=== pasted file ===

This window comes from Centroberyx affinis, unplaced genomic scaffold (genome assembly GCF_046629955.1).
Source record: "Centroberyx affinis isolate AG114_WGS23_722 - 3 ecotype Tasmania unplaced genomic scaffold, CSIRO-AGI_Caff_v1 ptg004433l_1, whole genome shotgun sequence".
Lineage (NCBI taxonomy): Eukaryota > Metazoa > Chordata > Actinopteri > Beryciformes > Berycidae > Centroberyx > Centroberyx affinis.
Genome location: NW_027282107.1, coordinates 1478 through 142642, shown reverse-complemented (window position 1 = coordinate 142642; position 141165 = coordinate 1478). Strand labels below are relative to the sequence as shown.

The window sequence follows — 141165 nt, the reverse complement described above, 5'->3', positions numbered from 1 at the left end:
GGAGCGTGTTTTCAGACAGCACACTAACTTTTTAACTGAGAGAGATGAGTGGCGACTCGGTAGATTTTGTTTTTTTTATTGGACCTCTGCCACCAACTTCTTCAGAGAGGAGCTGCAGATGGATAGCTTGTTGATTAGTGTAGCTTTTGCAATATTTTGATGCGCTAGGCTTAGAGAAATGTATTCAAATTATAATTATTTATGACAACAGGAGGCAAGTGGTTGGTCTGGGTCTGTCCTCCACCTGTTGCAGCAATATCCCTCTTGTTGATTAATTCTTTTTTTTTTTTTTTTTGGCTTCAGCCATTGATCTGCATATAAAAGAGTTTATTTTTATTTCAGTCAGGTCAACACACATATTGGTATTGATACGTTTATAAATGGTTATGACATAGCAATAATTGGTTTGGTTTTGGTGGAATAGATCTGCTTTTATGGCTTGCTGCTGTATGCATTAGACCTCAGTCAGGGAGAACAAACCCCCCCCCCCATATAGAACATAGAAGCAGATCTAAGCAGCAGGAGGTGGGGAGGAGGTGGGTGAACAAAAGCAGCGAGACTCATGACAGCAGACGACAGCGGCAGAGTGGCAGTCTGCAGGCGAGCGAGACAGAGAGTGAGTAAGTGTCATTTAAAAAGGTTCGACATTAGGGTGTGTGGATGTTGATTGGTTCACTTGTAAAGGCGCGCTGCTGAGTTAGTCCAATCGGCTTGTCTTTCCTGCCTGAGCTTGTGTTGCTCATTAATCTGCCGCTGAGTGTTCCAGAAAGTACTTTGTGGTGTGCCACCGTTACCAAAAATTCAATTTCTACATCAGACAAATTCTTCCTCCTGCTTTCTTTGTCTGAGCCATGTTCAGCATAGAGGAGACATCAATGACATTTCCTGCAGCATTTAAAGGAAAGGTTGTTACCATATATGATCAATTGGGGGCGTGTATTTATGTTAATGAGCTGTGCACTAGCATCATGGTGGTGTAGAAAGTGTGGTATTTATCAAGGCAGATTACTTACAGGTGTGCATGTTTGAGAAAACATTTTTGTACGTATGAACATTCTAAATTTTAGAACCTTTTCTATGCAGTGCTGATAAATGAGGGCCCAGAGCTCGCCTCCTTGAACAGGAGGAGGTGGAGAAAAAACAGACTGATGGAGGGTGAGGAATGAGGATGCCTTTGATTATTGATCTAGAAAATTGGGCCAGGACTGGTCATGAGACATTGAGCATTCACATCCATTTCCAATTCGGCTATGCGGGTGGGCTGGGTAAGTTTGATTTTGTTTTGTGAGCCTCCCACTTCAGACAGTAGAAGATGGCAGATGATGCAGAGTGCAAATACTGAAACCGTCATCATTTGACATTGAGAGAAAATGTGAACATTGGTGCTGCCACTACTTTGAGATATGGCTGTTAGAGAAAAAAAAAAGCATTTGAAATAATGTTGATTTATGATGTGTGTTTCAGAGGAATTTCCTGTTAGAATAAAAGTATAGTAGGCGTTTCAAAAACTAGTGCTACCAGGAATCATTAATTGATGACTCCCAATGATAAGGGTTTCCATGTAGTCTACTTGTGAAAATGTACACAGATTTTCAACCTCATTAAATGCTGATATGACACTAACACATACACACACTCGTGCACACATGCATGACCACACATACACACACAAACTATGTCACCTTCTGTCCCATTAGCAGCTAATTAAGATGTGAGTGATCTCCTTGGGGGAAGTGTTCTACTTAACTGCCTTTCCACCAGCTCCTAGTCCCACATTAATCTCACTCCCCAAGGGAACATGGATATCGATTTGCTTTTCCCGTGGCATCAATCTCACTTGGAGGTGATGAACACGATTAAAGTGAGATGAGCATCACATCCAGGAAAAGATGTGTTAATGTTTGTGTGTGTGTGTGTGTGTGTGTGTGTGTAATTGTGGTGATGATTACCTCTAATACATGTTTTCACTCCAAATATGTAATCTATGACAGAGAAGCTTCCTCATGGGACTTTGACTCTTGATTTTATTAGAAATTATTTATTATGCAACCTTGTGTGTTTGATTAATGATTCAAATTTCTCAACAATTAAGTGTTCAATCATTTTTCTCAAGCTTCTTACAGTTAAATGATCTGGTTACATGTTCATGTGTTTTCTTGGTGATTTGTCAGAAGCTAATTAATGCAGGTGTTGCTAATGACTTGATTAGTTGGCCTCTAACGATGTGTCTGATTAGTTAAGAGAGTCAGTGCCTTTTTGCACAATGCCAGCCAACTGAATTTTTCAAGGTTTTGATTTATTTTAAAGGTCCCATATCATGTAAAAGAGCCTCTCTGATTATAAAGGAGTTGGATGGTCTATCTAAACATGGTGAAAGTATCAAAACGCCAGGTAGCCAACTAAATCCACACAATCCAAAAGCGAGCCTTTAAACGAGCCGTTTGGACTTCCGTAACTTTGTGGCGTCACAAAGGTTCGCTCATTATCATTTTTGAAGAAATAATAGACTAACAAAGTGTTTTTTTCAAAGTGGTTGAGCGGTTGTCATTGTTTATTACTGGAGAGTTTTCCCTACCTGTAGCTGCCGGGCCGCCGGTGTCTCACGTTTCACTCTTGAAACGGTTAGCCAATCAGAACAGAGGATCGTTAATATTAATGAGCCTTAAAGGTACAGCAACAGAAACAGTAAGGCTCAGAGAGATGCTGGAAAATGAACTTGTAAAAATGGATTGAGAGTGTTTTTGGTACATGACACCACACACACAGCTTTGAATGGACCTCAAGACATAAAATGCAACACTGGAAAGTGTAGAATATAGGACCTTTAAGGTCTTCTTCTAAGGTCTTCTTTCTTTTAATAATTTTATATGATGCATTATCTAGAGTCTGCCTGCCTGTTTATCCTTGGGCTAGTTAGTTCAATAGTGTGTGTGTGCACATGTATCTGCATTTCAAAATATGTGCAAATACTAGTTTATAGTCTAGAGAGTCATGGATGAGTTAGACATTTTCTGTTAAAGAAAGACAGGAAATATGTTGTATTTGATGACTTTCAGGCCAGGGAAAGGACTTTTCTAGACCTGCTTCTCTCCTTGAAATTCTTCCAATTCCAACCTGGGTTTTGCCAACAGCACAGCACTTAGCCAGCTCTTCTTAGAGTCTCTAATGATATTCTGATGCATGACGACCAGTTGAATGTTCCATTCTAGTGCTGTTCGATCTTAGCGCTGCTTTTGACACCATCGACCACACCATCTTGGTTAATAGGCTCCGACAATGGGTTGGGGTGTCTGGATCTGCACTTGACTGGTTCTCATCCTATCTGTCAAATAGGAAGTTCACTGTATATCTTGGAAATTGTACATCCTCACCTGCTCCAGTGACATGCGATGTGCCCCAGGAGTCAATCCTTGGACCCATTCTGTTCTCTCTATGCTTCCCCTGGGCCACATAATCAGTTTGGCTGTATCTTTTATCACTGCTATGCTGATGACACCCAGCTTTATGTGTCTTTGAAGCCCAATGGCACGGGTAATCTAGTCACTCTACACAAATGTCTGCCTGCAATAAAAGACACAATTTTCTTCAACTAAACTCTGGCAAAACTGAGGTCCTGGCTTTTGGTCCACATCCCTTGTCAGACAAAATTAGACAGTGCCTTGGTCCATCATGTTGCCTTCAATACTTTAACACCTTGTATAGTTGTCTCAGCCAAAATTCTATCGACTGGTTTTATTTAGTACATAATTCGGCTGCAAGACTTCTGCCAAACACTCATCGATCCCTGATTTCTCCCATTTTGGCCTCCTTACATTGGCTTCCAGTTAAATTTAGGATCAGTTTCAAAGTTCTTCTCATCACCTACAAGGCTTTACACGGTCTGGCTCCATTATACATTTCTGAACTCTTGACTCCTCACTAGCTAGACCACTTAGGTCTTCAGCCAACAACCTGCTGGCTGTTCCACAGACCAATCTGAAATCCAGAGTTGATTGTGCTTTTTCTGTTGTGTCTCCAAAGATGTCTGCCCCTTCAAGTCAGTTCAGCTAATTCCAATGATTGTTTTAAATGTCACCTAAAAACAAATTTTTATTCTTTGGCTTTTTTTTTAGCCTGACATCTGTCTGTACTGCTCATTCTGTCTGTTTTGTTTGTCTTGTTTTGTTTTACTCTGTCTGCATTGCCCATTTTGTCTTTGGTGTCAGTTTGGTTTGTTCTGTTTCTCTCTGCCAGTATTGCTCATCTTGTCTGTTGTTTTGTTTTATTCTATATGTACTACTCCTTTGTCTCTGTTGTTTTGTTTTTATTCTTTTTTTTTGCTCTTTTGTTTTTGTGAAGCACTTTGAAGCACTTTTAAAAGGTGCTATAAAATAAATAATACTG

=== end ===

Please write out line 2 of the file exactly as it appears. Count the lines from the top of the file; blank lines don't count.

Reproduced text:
Source record: "Centroberyx affinis isolate AG114_WGS23_722 - 3 ecotype Tasmania unplaced genomic scaffold, CSIRO-AGI_Caff_v1 ptg004433l_1, whole genome shotgun sequence".